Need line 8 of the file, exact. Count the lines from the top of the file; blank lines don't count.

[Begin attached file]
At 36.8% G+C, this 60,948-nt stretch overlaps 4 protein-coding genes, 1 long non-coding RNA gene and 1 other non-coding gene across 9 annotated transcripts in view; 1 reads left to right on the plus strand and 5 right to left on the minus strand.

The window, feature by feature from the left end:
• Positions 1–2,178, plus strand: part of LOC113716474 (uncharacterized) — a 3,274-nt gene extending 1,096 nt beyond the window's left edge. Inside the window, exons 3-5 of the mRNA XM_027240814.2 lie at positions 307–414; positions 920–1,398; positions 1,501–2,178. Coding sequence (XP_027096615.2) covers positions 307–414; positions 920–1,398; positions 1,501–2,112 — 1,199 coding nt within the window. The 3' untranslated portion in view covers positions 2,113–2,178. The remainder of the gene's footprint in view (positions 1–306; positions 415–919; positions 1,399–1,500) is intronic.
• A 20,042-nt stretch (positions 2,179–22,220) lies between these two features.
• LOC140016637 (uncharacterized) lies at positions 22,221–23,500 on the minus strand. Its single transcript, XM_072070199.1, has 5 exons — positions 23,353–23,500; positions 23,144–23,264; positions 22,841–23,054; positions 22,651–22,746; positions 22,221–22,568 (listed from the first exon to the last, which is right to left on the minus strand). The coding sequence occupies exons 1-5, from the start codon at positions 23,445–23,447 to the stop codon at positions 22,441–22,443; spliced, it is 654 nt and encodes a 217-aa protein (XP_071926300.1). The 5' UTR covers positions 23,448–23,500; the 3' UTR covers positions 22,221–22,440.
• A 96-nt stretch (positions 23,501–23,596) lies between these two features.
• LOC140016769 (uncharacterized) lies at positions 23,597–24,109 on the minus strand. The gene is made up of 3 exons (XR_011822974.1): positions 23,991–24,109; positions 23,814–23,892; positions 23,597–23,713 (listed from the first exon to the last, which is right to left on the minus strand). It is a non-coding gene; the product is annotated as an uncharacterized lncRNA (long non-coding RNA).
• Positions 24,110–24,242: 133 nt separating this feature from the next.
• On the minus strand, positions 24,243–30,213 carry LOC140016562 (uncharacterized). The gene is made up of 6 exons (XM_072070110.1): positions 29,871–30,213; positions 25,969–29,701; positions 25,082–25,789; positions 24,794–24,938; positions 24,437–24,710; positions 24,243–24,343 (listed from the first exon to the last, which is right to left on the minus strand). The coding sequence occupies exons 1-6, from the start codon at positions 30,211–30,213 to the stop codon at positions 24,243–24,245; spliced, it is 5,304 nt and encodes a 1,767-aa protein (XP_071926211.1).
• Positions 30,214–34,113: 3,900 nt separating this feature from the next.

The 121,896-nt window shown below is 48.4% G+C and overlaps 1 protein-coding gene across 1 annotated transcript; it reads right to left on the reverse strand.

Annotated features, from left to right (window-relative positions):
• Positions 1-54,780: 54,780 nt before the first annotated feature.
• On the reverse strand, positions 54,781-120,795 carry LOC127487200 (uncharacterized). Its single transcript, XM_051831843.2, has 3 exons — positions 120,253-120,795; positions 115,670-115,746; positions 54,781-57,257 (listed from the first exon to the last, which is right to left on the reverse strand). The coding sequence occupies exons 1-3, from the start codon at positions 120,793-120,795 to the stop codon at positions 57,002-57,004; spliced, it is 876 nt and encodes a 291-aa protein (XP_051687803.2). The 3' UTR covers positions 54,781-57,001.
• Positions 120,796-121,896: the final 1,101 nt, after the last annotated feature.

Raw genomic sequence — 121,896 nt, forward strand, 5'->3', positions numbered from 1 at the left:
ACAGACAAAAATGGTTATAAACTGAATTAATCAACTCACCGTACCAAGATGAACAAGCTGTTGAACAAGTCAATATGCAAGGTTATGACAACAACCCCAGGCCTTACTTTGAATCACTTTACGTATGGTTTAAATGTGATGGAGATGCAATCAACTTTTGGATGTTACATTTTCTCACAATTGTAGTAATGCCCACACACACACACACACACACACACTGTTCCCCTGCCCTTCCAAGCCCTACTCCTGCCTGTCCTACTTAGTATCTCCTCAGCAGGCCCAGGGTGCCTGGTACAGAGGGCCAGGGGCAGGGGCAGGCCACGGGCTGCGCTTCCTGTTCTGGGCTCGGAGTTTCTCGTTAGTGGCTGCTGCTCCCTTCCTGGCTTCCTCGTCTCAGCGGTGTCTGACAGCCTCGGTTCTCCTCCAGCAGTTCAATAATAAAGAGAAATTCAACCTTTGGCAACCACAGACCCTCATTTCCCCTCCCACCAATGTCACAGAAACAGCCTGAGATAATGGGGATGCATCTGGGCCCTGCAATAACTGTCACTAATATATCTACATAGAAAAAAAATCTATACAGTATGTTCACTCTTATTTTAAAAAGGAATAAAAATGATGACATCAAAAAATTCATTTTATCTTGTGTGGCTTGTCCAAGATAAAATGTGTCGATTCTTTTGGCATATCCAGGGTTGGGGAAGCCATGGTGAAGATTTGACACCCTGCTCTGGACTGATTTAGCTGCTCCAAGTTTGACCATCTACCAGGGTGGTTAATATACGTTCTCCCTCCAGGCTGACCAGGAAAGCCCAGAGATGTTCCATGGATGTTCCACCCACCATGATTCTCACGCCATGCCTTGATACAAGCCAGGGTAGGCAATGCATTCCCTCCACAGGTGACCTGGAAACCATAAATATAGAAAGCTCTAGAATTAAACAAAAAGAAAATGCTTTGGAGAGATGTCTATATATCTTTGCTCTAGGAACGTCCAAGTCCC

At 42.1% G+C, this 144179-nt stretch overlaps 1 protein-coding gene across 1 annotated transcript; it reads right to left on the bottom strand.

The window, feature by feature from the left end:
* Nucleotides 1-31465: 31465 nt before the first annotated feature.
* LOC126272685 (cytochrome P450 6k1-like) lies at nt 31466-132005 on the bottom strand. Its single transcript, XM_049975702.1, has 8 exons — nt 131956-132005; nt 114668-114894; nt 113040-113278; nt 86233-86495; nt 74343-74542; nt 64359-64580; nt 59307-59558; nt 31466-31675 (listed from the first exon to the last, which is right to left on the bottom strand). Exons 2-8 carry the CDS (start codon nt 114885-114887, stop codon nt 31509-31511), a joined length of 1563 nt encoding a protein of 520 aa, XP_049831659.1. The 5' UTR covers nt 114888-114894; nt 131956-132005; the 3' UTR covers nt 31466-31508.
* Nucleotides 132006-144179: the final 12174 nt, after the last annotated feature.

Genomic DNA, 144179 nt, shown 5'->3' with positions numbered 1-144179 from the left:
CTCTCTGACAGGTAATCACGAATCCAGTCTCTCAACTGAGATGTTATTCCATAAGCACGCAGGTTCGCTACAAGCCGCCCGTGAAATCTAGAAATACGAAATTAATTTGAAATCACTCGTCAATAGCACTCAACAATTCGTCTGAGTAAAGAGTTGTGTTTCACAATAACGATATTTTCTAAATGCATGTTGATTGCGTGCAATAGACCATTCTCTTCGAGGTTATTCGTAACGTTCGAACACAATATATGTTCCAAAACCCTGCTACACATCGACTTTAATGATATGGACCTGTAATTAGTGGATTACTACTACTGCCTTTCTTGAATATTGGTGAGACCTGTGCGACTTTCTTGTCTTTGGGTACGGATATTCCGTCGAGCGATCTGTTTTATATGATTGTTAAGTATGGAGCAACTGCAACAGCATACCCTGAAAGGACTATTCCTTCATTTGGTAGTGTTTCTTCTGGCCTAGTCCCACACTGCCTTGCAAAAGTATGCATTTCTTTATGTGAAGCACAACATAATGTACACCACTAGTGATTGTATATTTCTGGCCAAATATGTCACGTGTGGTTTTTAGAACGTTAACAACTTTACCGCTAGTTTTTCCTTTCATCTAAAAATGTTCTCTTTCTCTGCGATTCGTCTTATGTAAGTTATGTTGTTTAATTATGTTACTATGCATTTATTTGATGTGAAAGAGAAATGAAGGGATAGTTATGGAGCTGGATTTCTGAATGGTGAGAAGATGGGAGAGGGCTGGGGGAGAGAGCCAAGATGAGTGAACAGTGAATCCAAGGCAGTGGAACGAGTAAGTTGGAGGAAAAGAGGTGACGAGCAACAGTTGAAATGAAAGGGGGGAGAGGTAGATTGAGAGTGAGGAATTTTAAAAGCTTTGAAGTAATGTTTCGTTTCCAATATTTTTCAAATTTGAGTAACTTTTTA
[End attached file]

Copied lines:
• Positions 24,110–24,242: 133 nt separating this feature from the next.